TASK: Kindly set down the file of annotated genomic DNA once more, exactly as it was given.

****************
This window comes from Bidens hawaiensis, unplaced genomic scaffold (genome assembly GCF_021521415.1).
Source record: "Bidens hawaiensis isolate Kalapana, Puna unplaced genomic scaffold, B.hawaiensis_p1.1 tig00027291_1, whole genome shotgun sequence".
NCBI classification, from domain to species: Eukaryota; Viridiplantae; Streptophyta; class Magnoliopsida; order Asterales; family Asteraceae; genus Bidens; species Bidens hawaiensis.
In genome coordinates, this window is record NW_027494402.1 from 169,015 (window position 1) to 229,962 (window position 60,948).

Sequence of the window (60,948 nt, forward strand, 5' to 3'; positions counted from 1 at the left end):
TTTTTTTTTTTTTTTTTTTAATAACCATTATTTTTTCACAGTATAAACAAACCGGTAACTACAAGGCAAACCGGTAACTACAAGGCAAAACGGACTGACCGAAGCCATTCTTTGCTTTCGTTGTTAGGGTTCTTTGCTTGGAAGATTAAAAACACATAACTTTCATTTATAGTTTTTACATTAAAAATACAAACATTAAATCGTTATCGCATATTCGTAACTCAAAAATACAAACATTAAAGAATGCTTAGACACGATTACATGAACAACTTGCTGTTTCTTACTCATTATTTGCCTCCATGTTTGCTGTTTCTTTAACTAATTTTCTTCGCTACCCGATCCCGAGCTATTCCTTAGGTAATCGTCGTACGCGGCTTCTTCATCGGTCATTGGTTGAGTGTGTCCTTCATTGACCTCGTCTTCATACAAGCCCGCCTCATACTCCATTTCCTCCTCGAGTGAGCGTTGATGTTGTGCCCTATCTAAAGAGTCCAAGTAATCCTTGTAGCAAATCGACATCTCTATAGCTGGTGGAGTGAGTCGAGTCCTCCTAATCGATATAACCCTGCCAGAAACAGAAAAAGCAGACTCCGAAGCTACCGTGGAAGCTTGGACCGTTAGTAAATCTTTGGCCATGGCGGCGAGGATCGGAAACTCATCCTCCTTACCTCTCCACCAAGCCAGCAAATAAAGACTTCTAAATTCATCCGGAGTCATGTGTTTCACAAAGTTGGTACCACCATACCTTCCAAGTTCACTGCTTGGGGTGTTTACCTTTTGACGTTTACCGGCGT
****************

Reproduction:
This window comes from Bidens hawaiensis, unplaced genomic scaffold (genome assembly GCF_021521415.1).
Source record: "Bidens hawaiensis isolate Kalapana, Puna unplaced genomic scaffold, B.hawaiensis_p1.1 tig00027291_1, whole genome shotgun sequence".
NCBI classification, from domain to species: Eukaryota; Viridiplantae; Streptophyta; class Magnoliopsida; order Asterales; family Asteraceae; genus Bidens; species Bidens hawaiensis.
In genome coordinates, this window is record NW_027494402.1 from 169,015 (window position 1) to 229,962 (window position 60,948).

Sequence of the window (60,948 nt, forward strand, 5' to 3'; positions counted from 1 at the left end):
TTTTTTTTTTTTTTTTTTTAATAACCATTATTTTTTCACAGTATAAACAAACCGGTAACTACAAGGCAAACCGGTAACTACAAGGCAAAACGGACTGACCGAAGCCATTCTTTGCTTTCGTTGTTAGGGTTCTTTGCTTGGAAGATTAAAAACACATAACTTTCATTTATAGTTTTTACATTAAAAATACAAACATTAAATCGTTATCGCATATTCGTAACTCAAAAATACAAACATTAAAGAATGCTTAGACACGATTACATGAACAACTTGCTGTTTCTTACTCATTATTTGCCTCCATGTTTGCTGTTTCTTTAACTAATTTTCTTCGCTACCCGATCCCGAGCTATTCCTTAGGTAATCGTCGTACGCGGCTTCTTCATCGGTCATTGGTTGAGTGTGTCCTTCATTGACCTCGTCTTCATACAAGCCCGCCTCATACTCCATTTCCTCCTCGAGTGAGCGTTGATGTTGTGCCCTATCTAAAGAGTCCAAGTAATCCTTGTAGCAAATCGACATCTCTATAGCTGGTGGAGTGAGTCGAGTCCTCCTAATCGATATAACCCTGCCAGAAACAGAAAAAGCAGACTCCGAAGCTACCGTGGAAGCTTGGACCGTTAGTAAATCTTTGGCCATGGCGGCGAGGATCGGAAACTCATCCTCCTTACCTCTCCACCAAGCCAGCAAATAAAGACTTCTAAATTCATCCGGAGTCATGTGTTTCACAAAGTTGGTACCACCATACCTTCCAAGTTCACTGCTTGGGGTGTTTACCTTTTGACGTTTACCGGCGT